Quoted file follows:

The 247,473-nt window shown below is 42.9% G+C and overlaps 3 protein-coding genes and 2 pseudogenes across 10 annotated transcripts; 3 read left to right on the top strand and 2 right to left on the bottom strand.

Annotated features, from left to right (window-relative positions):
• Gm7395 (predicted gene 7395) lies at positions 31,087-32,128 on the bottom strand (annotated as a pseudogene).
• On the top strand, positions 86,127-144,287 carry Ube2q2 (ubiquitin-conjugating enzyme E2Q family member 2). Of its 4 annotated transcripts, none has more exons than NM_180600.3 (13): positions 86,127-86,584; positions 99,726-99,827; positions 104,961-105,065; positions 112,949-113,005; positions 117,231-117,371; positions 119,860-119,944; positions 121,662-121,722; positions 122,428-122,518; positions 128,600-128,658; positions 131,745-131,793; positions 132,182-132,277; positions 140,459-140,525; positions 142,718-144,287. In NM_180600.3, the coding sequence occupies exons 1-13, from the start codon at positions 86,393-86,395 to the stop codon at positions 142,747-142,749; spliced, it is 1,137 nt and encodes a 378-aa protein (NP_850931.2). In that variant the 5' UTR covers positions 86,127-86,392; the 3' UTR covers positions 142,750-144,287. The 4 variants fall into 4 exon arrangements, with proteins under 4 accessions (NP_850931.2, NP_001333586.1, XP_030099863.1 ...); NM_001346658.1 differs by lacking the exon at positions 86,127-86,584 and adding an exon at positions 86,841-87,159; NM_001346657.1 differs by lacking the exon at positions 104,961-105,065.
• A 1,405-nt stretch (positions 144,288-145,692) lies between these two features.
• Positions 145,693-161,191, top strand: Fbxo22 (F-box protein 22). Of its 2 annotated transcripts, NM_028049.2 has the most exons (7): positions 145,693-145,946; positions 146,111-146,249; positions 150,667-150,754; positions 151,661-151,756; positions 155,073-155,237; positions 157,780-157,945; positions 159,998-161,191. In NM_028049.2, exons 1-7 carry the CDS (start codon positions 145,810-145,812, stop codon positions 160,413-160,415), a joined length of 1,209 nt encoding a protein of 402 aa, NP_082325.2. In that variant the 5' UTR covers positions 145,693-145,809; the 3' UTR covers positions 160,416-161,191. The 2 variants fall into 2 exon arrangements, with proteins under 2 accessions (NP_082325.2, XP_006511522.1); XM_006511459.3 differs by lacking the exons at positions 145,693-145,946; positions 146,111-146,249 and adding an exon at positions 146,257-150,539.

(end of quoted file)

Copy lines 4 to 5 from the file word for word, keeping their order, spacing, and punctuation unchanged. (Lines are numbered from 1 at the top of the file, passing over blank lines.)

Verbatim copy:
• On the top strand, positions 86,127-144,287 carry Ube2q2 (ubiquitin-conjugating enzyme E2Q family member 2). Of its 4 annotated transcripts, none has more exons than NM_180600.3 (13): positions 86,127-86,584; positions 99,726-99,827; positions 104,961-105,065; positions 112,949-113,005; positions 117,231-117,371; positions 119,860-119,944; positions 121,662-121,722; positions 122,428-122,518; positions 128,600-128,658; positions 131,745-131,793; positions 132,182-132,277; positions 140,459-140,525; positions 142,718-144,287. In NM_180600.3, the coding sequence occupies exons 1-13, from the start codon at positions 86,393-86,395 to the stop codon at positions 142,747-142,749; spliced, it is 1,137 nt and encodes a 378-aa protein (NP_850931.2). In that variant the 5' UTR covers positions 86,127-86,392; the 3' UTR covers positions 142,750-144,287. The 4 variants fall into 4 exon arrangements, with proteins under 4 accessions (NP_850931.2, NP_001333586.1, XP_030099863.1 ...); NM_001346658.1 differs by lacking the exon at positions 86,127-86,584 and adding an exon at positions 86,841-87,159; NM_001346657.1 differs by lacking the exon at positions 104,961-105,065.
• A 1,405-nt stretch (positions 144,288-145,692) lies between these two features.